Early or late birth ups cerebral palsy risk
Full-term babies born a bit early or late than the due date side are at a higher risk of cerebral palsy.
Cerebral palsy is a collective term for several disorders that involve the brain and nervous system that first appear in early childhood. It is the most common reason for disability in childhood and is thought to occur because the brain has been damaged during fetal development or early infancy.
Preterm birth is well known to increase cerebral palsy risk, but most children with the condition aren't born prematurely. To investigate whether being born later might influence risk as well, researchers studied 16,82,441 Norwegian children born at 37 to 44 weeks' gestation between 1967 and 2001. A total of 1,938 of these children were known to have cerebral palsy.
The lowest risk of cerebral palsy was seen in children born at term (40 weeks), with about one in every 1,000 of these children having cerebral palsy. The risk of having cerebral palsy was higher with earlier or later delivery. The risk for children born at 37 weeks was nearly 2 in 1,000; it was 1.25 in 1,000 for children born at 38 weeks; 1.36 in 1,000 for children born at 42 weeks; and 1.44 for children born after 44 weeks.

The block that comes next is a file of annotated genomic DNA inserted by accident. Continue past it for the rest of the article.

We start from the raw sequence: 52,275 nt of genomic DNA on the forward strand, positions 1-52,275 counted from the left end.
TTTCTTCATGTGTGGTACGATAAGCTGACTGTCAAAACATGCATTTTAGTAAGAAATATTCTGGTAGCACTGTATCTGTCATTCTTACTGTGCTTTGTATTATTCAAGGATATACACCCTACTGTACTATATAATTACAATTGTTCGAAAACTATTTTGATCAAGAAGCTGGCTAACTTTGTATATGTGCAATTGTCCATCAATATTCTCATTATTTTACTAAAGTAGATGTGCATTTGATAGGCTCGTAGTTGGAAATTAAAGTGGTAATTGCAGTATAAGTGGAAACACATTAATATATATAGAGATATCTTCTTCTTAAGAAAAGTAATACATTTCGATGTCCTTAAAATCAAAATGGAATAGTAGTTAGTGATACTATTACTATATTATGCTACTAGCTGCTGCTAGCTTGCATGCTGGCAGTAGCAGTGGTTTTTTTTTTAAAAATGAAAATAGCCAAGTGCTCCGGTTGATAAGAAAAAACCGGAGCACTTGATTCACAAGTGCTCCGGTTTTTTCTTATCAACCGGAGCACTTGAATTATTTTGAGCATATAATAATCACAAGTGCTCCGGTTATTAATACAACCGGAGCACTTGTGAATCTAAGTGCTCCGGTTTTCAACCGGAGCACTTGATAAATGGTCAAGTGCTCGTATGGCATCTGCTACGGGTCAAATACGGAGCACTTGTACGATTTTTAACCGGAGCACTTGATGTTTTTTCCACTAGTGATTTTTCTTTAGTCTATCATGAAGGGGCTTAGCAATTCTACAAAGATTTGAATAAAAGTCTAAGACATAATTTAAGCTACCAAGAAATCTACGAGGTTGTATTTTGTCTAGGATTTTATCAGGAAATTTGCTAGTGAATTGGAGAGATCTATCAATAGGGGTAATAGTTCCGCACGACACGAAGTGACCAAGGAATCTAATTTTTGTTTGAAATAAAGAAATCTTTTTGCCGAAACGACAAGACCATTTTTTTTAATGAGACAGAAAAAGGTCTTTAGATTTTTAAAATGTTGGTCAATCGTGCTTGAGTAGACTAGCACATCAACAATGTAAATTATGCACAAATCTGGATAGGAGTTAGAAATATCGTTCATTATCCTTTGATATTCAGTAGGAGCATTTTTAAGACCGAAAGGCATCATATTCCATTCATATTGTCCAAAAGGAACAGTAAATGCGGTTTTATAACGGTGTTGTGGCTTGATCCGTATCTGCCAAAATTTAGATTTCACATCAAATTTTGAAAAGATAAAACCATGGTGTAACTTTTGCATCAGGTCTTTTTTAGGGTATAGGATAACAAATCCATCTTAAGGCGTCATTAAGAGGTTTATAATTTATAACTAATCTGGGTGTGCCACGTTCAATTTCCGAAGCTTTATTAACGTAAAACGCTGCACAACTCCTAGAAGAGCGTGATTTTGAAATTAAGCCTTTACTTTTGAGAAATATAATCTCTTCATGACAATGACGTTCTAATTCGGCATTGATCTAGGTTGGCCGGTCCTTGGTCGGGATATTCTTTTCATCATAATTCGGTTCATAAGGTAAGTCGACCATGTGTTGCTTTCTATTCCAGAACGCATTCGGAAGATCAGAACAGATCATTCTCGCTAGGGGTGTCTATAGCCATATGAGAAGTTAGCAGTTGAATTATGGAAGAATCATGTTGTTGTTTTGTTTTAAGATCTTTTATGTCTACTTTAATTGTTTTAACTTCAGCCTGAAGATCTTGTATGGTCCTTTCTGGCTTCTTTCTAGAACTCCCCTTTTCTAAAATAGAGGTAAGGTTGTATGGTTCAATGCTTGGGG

The study shows that the absolute risk of developing cerebral palsy is still very low and the vast majority of children being born some weeks away from 40 weeks (full-term) will not develop cerebral palsy. One possible explanation may be that the brain of the newborn is especially vulnerable the more the baby is born away from a gestational age of 40 weeks. An alternative explanation may be that fetuses prone to develop cerebral palsy have a disturbance in timing of birth, making them more prone to be delivered either early or late as more often than not, cerebral palsy diagnosis is due to events preceding labour and delivery.
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